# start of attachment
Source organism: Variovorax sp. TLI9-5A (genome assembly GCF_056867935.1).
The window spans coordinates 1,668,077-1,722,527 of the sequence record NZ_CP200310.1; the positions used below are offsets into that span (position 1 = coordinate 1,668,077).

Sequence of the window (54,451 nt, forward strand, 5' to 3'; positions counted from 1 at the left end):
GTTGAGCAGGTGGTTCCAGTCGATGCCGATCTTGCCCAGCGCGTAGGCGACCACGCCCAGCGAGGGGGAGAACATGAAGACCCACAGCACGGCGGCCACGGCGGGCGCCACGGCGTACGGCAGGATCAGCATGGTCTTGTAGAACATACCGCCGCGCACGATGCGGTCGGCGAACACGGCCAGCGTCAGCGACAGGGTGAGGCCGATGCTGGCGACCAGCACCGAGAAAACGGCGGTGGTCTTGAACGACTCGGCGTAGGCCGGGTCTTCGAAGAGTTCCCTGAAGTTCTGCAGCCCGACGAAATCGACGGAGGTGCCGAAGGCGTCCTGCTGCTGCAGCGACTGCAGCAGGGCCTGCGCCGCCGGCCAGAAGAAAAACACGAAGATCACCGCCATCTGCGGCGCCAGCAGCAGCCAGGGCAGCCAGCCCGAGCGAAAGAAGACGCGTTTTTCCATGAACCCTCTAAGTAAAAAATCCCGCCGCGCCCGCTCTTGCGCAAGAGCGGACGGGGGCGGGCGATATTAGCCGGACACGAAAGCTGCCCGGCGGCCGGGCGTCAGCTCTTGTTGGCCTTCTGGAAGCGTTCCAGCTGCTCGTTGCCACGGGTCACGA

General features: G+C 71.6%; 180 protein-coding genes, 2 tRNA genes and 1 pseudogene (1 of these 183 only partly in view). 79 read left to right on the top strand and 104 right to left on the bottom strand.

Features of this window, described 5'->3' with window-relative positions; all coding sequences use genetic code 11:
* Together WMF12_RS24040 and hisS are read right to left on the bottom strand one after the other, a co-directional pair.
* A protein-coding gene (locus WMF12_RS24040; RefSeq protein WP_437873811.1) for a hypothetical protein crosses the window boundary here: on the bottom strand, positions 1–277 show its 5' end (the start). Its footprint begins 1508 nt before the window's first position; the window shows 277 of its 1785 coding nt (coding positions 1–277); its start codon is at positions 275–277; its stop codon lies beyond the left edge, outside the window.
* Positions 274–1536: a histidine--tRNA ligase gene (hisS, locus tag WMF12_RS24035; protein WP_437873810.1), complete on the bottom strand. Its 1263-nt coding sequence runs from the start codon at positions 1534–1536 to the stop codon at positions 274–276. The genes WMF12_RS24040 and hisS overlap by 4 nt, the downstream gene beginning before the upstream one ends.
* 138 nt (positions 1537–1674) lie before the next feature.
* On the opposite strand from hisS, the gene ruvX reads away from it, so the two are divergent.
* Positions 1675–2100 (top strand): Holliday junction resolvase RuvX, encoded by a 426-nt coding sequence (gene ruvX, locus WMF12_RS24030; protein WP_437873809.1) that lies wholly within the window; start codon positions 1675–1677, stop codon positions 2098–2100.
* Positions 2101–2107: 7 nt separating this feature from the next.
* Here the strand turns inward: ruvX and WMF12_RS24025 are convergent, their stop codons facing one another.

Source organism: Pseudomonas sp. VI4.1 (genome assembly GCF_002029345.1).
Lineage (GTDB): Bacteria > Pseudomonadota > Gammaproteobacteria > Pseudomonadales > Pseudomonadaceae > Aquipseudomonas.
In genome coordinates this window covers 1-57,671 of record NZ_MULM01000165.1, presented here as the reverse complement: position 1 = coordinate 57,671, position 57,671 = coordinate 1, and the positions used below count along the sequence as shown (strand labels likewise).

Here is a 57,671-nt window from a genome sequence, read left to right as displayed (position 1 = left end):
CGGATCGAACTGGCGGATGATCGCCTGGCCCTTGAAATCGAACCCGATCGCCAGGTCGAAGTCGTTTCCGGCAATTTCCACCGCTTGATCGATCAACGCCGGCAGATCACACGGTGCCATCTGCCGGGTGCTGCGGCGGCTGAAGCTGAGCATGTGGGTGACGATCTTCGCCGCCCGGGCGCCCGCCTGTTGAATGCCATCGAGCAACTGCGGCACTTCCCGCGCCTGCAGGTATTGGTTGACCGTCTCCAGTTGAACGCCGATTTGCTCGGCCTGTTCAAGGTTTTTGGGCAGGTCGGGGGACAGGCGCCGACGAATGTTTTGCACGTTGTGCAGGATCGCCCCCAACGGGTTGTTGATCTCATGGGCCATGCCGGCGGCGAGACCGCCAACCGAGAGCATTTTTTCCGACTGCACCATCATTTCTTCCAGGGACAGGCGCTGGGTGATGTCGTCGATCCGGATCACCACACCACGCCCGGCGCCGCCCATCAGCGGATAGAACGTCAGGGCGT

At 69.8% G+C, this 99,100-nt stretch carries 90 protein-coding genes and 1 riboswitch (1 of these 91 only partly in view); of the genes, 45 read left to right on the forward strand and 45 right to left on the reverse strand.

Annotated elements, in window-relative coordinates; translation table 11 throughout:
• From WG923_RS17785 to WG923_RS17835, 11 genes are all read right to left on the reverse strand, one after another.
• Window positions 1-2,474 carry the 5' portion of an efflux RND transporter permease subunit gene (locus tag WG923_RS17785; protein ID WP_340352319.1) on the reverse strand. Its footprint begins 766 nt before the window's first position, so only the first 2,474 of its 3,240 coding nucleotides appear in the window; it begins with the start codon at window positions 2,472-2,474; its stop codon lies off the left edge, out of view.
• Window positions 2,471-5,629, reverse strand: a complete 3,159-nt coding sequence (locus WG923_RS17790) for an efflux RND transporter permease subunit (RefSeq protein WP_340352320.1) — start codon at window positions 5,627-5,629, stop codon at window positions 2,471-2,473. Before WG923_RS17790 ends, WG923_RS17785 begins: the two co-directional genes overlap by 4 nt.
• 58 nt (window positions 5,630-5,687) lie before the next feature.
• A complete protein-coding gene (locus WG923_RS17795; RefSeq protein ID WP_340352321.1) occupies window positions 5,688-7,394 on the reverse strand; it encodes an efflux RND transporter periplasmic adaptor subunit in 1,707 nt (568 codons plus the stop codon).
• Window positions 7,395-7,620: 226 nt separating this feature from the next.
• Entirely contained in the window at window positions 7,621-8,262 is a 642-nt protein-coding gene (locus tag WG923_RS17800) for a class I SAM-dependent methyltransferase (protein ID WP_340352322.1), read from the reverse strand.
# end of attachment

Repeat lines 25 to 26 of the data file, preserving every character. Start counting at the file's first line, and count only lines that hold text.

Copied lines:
• 58 nt (window positions 5,630-5,687) lie before the next feature.
• A complete protein-coding gene (locus WG923_RS17795; RefSeq protein ID WP_340352321.1) occupies window positions 5,688-7,394 on the reverse strand; it encodes an efflux RND transporter periplasmic adaptor subunit in 1,707 nt (568 codons plus the stop codon).